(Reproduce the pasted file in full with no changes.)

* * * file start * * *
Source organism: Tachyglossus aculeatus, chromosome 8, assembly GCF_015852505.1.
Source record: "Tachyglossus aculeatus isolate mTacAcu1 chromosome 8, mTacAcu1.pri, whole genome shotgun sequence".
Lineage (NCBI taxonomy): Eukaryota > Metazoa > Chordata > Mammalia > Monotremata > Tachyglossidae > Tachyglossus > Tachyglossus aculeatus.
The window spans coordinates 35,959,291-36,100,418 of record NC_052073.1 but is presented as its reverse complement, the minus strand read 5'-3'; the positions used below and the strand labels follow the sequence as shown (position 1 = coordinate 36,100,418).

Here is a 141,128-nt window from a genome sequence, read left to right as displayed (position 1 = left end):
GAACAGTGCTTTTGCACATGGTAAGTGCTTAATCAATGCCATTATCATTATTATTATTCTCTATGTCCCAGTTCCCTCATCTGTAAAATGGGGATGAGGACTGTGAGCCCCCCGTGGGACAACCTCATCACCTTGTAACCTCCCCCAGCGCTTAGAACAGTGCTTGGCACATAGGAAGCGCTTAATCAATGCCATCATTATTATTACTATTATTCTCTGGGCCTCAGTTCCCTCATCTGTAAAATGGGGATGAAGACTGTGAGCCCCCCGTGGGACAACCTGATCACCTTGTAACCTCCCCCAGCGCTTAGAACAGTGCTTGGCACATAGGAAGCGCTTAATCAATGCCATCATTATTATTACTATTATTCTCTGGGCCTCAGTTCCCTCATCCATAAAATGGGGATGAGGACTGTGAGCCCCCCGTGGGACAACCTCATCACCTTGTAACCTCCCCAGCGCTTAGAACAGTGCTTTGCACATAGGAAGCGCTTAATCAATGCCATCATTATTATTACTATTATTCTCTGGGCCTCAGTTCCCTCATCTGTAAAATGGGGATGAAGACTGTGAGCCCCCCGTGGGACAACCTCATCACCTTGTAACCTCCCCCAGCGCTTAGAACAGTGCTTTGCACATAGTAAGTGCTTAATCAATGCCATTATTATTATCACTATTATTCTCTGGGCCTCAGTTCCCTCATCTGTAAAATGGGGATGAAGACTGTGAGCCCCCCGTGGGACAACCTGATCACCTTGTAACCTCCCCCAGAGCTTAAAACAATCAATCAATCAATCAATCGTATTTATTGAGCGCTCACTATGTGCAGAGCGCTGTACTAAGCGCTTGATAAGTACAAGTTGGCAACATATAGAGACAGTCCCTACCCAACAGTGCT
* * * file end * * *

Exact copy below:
Source organism: Tachyglossus aculeatus, chromosome 8, assembly GCF_015852505.1.
Source record: "Tachyglossus aculeatus isolate mTacAcu1 chromosome 8, mTacAcu1.pri, whole genome shotgun sequence".
Lineage (NCBI taxonomy): Eukaryota > Metazoa > Chordata > Mammalia > Monotremata > Tachyglossidae > Tachyglossus > Tachyglossus aculeatus.
The window spans coordinates 35,959,291-36,100,418 of record NC_052073.1 but is presented as its reverse complement, the minus strand read 5'-3'; the positions used below and the strand labels follow the sequence as shown (position 1 = coordinate 36,100,418).

Here is a 141,128-nt window from a genome sequence, read left to right as displayed (position 1 = left end):
GAACAGTGCTTTTGCACATGGTAAGTGCTTAATCAATGCCATTATCATTATTATTATTCTCTATGTCCCAGTTCCCTCATCTGTAAAATGGGGATGAGGACTGTGAGCCCCCCGTGGGACAACCTCATCACCTTGTAACCTCCCCCAGCGCTTAGAACAGTGCTTGGCACATAGGAAGCGCTTAATCAATGCCATCATTATTATTACTATTATTCTCTGGGCCTCAGTTCCCTCATCTGTAAAATGGGGATGAAGACTGTGAGCCCCCCGTGGGACAACCTGATCACCTTGTAACCTCCCCCAGCGCTTAGAACAGTGCTTGGCACATAGGAAGCGCTTAATCAATGCCATCATTATTATTACTATTATTCTCTGGGCCTCAGTTCCCTCATCCATAAAATGGGGATGAGGACTGTGAGCCCCCCGTGGGACAACCTCATCACCTTGTAACCTCCCCAGCGCTTAGAACAGTGCTTTGCACATAGGAAGCGCTTAATCAATGCCATCATTATTATTACTATTATTCTCTGGGCCTCAGTTCCCTCATCTGTAAAATGGGGATGAAGACTGTGAGCCCCCCGTGGGACAACCTCATCACCTTGTAACCTCCCCCAGCGCTTAGAACAGTGCTTTGCACATAGTAAGTGCTTAATCAATGCCATTATTATTATCACTATTATTCTCTGGGCCTCAGTTCCCTCATCTGTAAAATGGGGATGAAGACTGTGAGCCCCCCGTGGGACAACCTGATCACCTTGTAACCTCCCCCAGAGCTTAAAACAATCAATCAATCAATCAATCGTATTTATTGAGCGCTCACTATGTGCAGAGCGCTGTACTAAGCGCTTGATAAGTACAAGTTGGCAACATATAGAGACAGTCCCTACCCAACAGTGCT